So You Want To Buy Rural Property
Are you looking to build a homestead, but you are still trying to decide where to locate it? It’s a difficult decision, but there are a few things that can help you decide if a location is right for you and your family.
First, please keep one thing clear in your mind – no one else’s criteria is going to fit your family perfectly. Perhaps you place a higher priority on being close to family or neighbours and want to ensure someone is always within a good walk in case of emergency. Other people might prioritize seclusion and eliminate any property that is in sight of a road.
Look through these questions and do your best to answer them. Figure out your priorities and make sure that they are backed by logic.
Should I move to a rural homestead or am I still okay with homesteading in town?
Even if “everyone” is moving to the country, it still may not be the right choice for you. Perhaps that’s not something a homesteading author should be telling people, but I would never advise everyone to get out of town and move to the country.
I have written about homesteading in an apartment and that is a very viable option for many people. In fact, it can be the ideal place to get started and for many people it can be a perfectly good place to continue homesteading.
There are a number of reasons, for example, that a family might need easy access to a hospital. Unfortunately, rural areas tend to be quite far from hospitals, and ambulances may take half an hour or more to reach isolated communities. One of my regular readers and her husband are doctors committed to serving those in the inner city. Obviously a move to the country would bring them far from their life purpose.
A time may come, however, when you have learned everything that you can learn in that spot and when you are ready to expand your knowledge and skills. After all, it is generally difficult to raise chickens, goats or other small livestock in town.
Spend some time considering whether or not a rural homestead is the right option for you before you take a huge, and expensive, step.
It is certainly possible to homestead – that is, to develop a higher level of food, energy and resource independence than the average person – while living in a town. AND don’t overlook the fact that there are varying degrees of rural.
We lived for three years in our cabin in the deep woods, and then moved into a small rural village where we have the best advantages of both town and country!
Am I familiar with this area?
I am always surprised by people who assume that they will pick up and move to a place where they know no one, are unfamiliar with the food and climate and have never even visited.
Do not pick your homestead location with a dart and a map! Certainly there are people who have done it, but unless you know that you’re that sort of person, think about this very carefully.
Am I relocating to a province/state/country of which I know nothing, or have I lived in this general area before?
It is going to be much more difficult to settle in to a new province/state or country. Certainly it is possible.
My friend Daisy, who blogs at The Organic Prepper, made the incredible move from Ontario, Canada to California, USA. I really don’t know how she did it. I couldn’t!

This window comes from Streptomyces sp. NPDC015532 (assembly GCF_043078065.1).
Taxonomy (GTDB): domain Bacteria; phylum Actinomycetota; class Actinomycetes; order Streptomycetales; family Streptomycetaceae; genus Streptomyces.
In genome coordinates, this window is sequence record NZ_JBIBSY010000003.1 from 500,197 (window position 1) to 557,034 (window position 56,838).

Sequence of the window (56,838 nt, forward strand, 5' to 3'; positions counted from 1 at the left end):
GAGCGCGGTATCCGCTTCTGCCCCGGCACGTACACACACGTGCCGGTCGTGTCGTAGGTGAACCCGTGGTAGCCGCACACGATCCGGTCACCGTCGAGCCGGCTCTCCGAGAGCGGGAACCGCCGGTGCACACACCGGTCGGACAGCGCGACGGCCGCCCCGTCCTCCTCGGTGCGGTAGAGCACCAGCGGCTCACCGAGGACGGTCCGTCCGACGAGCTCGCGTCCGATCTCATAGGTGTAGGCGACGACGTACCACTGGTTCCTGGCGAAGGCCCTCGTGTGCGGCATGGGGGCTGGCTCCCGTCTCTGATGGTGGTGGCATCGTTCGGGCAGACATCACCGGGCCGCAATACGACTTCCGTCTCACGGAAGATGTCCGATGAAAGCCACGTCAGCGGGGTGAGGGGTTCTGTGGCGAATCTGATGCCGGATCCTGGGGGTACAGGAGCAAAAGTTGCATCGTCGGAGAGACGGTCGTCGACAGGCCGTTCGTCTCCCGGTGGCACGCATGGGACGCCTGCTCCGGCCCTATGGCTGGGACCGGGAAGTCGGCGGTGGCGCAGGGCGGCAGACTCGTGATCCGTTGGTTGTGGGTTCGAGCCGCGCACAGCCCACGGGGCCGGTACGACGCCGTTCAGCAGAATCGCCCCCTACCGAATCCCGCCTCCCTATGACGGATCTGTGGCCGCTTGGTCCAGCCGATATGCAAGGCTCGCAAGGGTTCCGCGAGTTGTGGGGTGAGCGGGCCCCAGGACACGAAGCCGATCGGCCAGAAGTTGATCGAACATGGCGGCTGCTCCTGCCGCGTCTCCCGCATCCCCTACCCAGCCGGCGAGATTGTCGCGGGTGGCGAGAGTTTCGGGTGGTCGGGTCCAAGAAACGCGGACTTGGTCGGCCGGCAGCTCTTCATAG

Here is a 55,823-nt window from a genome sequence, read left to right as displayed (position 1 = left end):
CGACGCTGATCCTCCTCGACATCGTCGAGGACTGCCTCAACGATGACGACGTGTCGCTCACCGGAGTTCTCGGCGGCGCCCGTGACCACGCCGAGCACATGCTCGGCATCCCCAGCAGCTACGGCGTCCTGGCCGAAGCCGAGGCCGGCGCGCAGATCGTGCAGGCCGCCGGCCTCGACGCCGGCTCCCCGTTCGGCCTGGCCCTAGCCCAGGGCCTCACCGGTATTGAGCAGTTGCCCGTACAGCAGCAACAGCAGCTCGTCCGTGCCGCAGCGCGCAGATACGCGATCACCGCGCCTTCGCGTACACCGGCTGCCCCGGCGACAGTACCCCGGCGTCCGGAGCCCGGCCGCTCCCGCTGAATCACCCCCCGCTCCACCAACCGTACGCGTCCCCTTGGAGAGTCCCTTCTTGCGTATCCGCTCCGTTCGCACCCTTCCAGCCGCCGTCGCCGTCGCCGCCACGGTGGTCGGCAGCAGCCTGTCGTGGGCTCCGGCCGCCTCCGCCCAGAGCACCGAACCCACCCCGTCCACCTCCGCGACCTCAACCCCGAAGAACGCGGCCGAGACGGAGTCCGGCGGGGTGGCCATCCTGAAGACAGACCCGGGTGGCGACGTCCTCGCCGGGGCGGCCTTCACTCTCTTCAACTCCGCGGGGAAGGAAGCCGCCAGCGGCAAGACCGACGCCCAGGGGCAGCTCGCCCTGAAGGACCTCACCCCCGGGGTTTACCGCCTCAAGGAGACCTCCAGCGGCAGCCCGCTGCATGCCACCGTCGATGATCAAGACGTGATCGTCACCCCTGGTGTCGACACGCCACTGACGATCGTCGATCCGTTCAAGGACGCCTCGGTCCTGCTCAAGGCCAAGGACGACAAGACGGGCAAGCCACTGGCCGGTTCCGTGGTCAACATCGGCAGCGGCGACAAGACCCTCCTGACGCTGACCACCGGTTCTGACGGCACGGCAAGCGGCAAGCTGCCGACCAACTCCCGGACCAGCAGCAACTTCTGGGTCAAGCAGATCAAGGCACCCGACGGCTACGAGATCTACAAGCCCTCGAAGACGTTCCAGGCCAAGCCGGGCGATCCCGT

My friend Mike, a retired British soldier, made his home in Latvia, a tiny country bordering Russia.
When we decided to buy land, though, I came back home to Nova Scotia, to the Maritime environment and land that I know.
Am I familiar with the climate, the attitudes of the people and the food and resources that are native to the area?
Sometimes we fall into the trap of thinking that everyone is just like us. Even within a country, though, this is not usually the case. For those of us in North America, consider how different the East Coast (Maine, Nova Scotia) from the West Coast (Washington, British Columbia).
These three questions are all similar, but take time to consider the nuances of them and make sure that the area you are investigating is right for you.
What are the problems?
No matter where you live, there are going to be problems unique to that place. Take the time to assess the difficulties you will face in order to be prepared for them.
From weather to animals to insects, what are the problems I might face at this location and can I deal with it?
I can tell you right now that there are some things I simply refuse to deal with. Chances are, you have your deal breakers, too. Some people hate being cold, for example, while others like a cool climate. Years ago, I had a chance to live in the beautiful, warm American state of Texas.
It seemed like a great idea – and then I learned about fire ants. Then during Hurricane Harvey, I heard about fire ants forming a living raft to float on the flood waters.
When I feel tempted to growl about shoveling snow and carrying firewood, I think about fire ants, scorpions and tornadoes. Y’all can keep ’em down there.
If the driveway is extremely long and the winters are very snowy, am I able and willing to shovel?
Shoveling snow, of course, is my comparison with fire ants and scorpions because it’s a difficult, tedious job that pretty much everyone hates. (Okay, that doesn’t describe fire ants and scorpions, other than the hatred.)
Hospitals hate snowstorms because they know they’ll get an influx of shoveling-related heart attacks.
Other problems are aggravated by hours of shoveling snow – blood pressure goes up, knees and backs go out.